The mRNA levels of IL-6, IL-8, TNFα and COX2 were increased significantly in cells treated with rhS100A9 and rhS100A8/A9 compared with the vehicle and heat-inactivated groups (Figure 3A). IL-6 and IL-8 were the most responsive genes, both upregulated several hundred-fold. Although these genes were also upregulated by rhS100A8, the levels were lower than those induced by rhS100A9 or rhS100A8/A9. Heat-inactivated rhS100A9 and rhS100A8/A9 failed to upregulation IL-6, IL-8, TNFα or COX2, which excluded the possibility of trace LPS contamination. rhS100A9 also increased the protein expression of IL-6 and IL-8 significantly (p<0.05; Figure 3B).

Figure 3. rhS100A8, rhS100A9 and rhS100A8/9 upregulate pro-inflammatory cytokines in PDLCs.

(A). PDLCs were treated with rhS100A8, rhS100A9 or rhS100A8/A9 for 12 h, and the mRNA levels of cytokines were analyzed. rhS100A9 and rhS100A8/A9 upregulated the expression of IL-6, IL-8, TNFα, and COX2 significantly compared with rhS100A8 and the control group (p<0.05). (B). PDLCs were treated with rhS100A8, rhS100A9 or rhS100A8/A9 for 12 h, and the protein levels of IL-6 and IL-8 in PDLCs culture supernatants were detected using ELISA. rhS100A9 promoted the protein expression of IL-6 and IL-8 significantly (p<0.05). * p<0.05 vs. the control or heat-inactivated groups.

rhS100A9 and rhS100A8/A9 activate NF-κB

To determine the mechanism for the pro-inflammatory effects of rhS100A9 and rhS100A8/A9, indirect immunohistofluorescence was performed to detect the nuclear translocation of NF-κB-p65. The presence of red fluorescence in the nucleus, which is suggestive of NF-κB translocation, typically indicates its functional activation because it is otherwise retained in the cytoplasm as inactive complexes with IκB proteins. In untreated PDLCs, p65 was localized almost exclusively in the cytoplasm. In contrast, rhS100A9 and rhS100A8/A9 induced the nuclear translocation of p65, as indicated by the pink nuclear signal in the merged images caused by the overlapping blue (DAPI staining) and red fluorescence signals (NF-κB-p65 subunit) in the nucleus (Figure 4A). rhS100A8 did not stimulate significant translocation of NF-κB-p65, although some small patches of positive NF-κB staining were present in the nuclei.

Figure 4. rhS100A8, rhS100A9 and rhS100A8/9 increase NF-κB signaling in PDLCs.

(A). PDLCs were treated with rhS100A8, rhS100A9 or rhS100A8/A9 for 6 h, fixed, and then incubated with NF-κB p65 antibodies. The translocation of p65 was observed in cells treated with rhS100A9 and rhS100A8/A9, whereas p65 remained mainly in the cytoplasm of cells treated with rhS100A8. (B). NF-κB activation was assessed using EMSA 12 h after treatment with rhS100A8, rhS100A9, or rhS100A8/A9. Compared with lane F, which contains oligonucleotides without nuclear extracts, a band representing binding was visible after the addition of PDLCs nuclear extracts from cells treated with rhS100A8 (lanes 2), rhS100A9 (lane 3), or rhS100A8/A9 (lane 4). A competition assay was then used to confirm the binding specificity (lane C). The addition of rhS100A8 attenuated the rhS100A9-induced DNA-binding activity of NF-κB. (C). PDTC reversed rhS100A9- and rhS100A8/A9-induced cytokines upregulation. * p<0.05 vs. the control or heat-inactivated groups.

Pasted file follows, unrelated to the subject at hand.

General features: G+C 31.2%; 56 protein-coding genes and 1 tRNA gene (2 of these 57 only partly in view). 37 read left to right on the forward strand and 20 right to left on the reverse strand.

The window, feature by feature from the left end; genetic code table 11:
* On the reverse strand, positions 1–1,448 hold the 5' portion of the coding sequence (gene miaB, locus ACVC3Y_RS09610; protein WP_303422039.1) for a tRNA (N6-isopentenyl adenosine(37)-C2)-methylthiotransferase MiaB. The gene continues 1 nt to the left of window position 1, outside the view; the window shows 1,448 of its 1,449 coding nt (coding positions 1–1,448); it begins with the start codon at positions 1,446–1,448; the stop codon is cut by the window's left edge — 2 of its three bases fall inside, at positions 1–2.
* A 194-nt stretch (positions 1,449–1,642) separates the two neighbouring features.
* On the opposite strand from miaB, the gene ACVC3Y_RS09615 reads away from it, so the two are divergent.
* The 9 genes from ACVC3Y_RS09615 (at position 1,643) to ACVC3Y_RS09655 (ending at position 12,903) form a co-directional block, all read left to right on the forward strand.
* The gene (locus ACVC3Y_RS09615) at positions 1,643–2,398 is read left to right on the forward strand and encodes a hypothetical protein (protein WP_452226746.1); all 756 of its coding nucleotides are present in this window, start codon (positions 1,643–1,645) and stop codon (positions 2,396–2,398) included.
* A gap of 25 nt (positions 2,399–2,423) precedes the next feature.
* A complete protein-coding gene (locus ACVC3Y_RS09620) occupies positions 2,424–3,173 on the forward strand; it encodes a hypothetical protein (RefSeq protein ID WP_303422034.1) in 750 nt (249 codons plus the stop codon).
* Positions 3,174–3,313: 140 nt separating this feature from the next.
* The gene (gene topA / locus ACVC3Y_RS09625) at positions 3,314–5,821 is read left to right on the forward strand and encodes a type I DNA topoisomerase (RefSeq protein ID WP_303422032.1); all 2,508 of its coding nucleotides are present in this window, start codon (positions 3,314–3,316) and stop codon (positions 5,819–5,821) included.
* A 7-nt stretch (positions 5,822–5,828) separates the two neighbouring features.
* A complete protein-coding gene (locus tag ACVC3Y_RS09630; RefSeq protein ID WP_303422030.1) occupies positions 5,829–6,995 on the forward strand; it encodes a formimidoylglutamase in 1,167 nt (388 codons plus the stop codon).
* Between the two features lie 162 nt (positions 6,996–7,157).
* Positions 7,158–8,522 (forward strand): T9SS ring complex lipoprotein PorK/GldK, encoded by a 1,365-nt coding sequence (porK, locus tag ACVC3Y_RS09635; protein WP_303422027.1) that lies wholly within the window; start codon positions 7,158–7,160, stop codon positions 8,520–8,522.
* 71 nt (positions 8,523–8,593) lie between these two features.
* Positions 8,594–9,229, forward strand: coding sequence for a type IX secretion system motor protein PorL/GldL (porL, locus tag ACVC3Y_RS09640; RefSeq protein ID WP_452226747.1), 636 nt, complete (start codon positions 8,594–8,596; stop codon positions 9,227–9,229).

To further assess the effects of rhS100A8, rhS100A9 and rhS100A8/A9 on NF-κB signaling, oligonucleotides containing the NF-κB-binding sequences were reacted with nuclear extracts. As shown in Figure 4B, a DNA-protein complex was visible in the samples incubated with the nuclear extracts (lanes 2, 3 and 4) compared with the oligonucleotides without the nuclear extracts (lanes 1). A competition assay was then used to verify the binding specificity. The DNA-binding activity of NF-κB in the rhS100A9-treated group was increased compared with the rhS100A8- and rhS100A8/A9-treated groups. The activation of NF-κB signaling was confirmed by the addition of PDTC, an NF-κB inhibitor, which attenuated the rhS100A9- and rhS100A8/A9-induced cytokines upregulation (Figure 4C).


The present study revealed that calprotectin levels were significantly higher in the GCF of AgP patients compared with the control group, which is consistent with the previous studies [15], [29], [30]. Therefore, local calprotectin levels have the potential to be used as a diagnostic marker of periodontitis. However, the biological function of calprotectin in PDLCs and the mechanism by which calprotectin contributes to the pathogenesis of periodontitis remain unclear. Therefore, the biological effect of rhS100A8, rhS100A9 and rhS100A8/A9 in PDLCs was measured in the current study.